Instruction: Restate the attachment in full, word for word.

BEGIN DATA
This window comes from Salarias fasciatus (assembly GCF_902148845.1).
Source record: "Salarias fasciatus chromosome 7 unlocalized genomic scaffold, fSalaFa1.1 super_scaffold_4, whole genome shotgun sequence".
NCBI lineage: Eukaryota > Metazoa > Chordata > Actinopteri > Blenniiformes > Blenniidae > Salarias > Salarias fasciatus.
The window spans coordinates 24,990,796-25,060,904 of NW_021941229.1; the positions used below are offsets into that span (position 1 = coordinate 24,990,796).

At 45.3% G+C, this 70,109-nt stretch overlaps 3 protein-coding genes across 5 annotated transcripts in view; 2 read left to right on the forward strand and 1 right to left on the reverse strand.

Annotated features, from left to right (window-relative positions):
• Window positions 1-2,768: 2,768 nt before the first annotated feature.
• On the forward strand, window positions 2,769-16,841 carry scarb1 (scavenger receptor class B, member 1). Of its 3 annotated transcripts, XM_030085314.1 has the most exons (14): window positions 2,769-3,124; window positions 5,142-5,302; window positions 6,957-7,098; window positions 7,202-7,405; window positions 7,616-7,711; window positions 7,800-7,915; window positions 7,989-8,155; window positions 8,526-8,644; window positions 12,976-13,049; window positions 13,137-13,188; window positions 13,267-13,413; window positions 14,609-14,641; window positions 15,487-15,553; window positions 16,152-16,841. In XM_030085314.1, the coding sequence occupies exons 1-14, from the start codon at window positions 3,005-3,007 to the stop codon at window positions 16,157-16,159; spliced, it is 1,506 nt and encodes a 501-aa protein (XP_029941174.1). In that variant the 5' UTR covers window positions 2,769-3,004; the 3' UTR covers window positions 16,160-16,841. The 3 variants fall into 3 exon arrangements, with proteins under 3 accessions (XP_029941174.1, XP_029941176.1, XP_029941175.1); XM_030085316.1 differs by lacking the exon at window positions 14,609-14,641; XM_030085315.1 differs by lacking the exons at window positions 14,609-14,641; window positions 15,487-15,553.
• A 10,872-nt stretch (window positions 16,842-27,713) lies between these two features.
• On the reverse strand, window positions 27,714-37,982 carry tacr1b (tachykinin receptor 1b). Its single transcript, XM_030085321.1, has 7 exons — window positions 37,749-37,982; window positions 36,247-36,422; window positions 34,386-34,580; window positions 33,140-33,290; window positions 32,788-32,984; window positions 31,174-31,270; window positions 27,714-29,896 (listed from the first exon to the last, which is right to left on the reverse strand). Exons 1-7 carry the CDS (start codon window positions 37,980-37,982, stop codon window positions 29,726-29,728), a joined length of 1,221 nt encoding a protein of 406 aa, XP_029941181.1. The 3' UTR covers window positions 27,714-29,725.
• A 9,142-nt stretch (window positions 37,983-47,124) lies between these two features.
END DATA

This window comes from Salarias fasciatus (assembly GCF_902148845.1).
Source record: "Salarias fasciatus chromosome 7 unlocalized genomic scaffold, fSalaFa1.1 super_scaffold_4, whole genome shotgun sequence".
NCBI lineage: Eukaryota > Metazoa > Chordata > Actinopteri > Blenniiformes > Blenniidae > Salarias > Salarias fasciatus.
The window spans coordinates 24,990,796-25,060,904 of NW_021941229.1; the positions used below are offsets into that span (position 1 = coordinate 24,990,796).

At 45.3% G+C, this 70,109-nt stretch overlaps 3 protein-coding genes across 5 annotated transcripts in view; 2 read left to right on the forward strand and 1 right to left on the reverse strand.

Annotated features, from left to right (window-relative positions):
• Window positions 1-2,768: 2,768 nt before the first annotated feature.
• On the forward strand, window positions 2,769-16,841 carry scarb1 (scavenger receptor class B, member 1). Of its 3 annotated transcripts, XM_030085314.1 has the most exons (14): window positions 2,769-3,124; window positions 5,142-5,302; window positions 6,957-7,098; window positions 7,202-7,405; window positions 7,616-7,711; window positions 7,800-7,915; window positions 7,989-8,155; window positions 8,526-8,644; window positions 12,976-13,049; window positions 13,137-13,188; window positions 13,267-13,413; window positions 14,609-14,641; window positions 15,487-15,553; window positions 16,152-16,841. In XM_030085314.1, the coding sequence occupies exons 1-14, from the start codon at window positions 3,005-3,007 to the stop codon at window positions 16,157-16,159; spliced, it is 1,506 nt and encodes a 501-aa protein (XP_029941174.1). In that variant the 5' UTR covers window positions 2,769-3,004; the 3' UTR covers window positions 16,160-16,841. The 3 variants fall into 3 exon arrangements, with proteins under 3 accessions (XP_029941174.1, XP_029941176.1, XP_029941175.1); XM_030085316.1 differs by lacking the exon at window positions 14,609-14,641; XM_030085315.1 differs by lacking the exons at window positions 14,609-14,641; window positions 15,487-15,553.
• A 10,872-nt stretch (window positions 16,842-27,713) lies between these two features.
• On the reverse strand, window positions 27,714-37,982 carry tacr1b (tachykinin receptor 1b). Its single transcript, XM_030085321.1, has 7 exons — window positions 37,749-37,982; window positions 36,247-36,422; window positions 34,386-34,580; window positions 33,140-33,290; window positions 32,788-32,984; window positions 31,174-31,270; window positions 27,714-29,896 (listed from the first exon to the last, which is right to left on the reverse strand). Exons 1-7 carry the CDS (start codon window positions 37,980-37,982, stop codon window positions 29,726-29,728), a joined length of 1,221 nt encoding a protein of 406 aa, XP_029941181.1. The 3' UTR covers window positions 27,714-29,725.
• A 9,142-nt stretch (window positions 37,983-47,124) lies between these two features.